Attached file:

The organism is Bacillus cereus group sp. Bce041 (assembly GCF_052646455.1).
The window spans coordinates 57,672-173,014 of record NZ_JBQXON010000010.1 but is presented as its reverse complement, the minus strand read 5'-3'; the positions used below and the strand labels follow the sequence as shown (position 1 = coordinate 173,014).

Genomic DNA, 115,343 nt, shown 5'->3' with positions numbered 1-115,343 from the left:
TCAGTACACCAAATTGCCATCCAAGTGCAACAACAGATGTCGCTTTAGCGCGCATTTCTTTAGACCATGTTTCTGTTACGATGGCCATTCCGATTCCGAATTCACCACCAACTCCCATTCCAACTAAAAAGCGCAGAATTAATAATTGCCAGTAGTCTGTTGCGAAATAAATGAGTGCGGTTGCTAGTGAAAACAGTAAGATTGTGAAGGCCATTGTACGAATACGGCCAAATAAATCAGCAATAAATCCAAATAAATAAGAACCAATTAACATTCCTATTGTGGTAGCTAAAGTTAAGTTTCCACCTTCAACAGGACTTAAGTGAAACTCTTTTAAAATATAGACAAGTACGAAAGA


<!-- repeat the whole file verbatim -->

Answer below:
The organism is Bacillus cereus group sp. Bce041 (assembly GCF_052646455.1).
The window spans coordinates 57,672-173,014 of record NZ_JBQXON010000010.1 but is presented as its reverse complement, the minus strand read 5'-3'; the positions used below and the strand labels follow the sequence as shown (position 1 = coordinate 173,014).

Genomic DNA, 115,343 nt, shown 5'->3' with positions numbered 1-115,343 from the left:
TCAGTACACCAAATTGCCATCCAAGTGCAACAACAGATGTCGCTTTAGCGCGCATTTCTTTAGACCATGTTTCTGTTACGATGGCCATTCCGATTCCGAATTCACCACCAACTCCCATTCCAACTAAAAAGCGCAGAATTAATAATTGCCAGTAGTCTGTTGCGAAATAAATGAGTGCGGTTGCTAGTGAAAACAGTAAGATTGTGAAGGCCATTGTACGAATACGGCCAAATAAATCAGCAATAAATCCAAATAAATAAGAACCAATTAACATTCCTATTGTGGTAGCTAAAGTTAAGTTTCCACCTTCAACAGGACTTAAGTGAAACTCTTTTAAAATATAGACAAGTACGAAAGA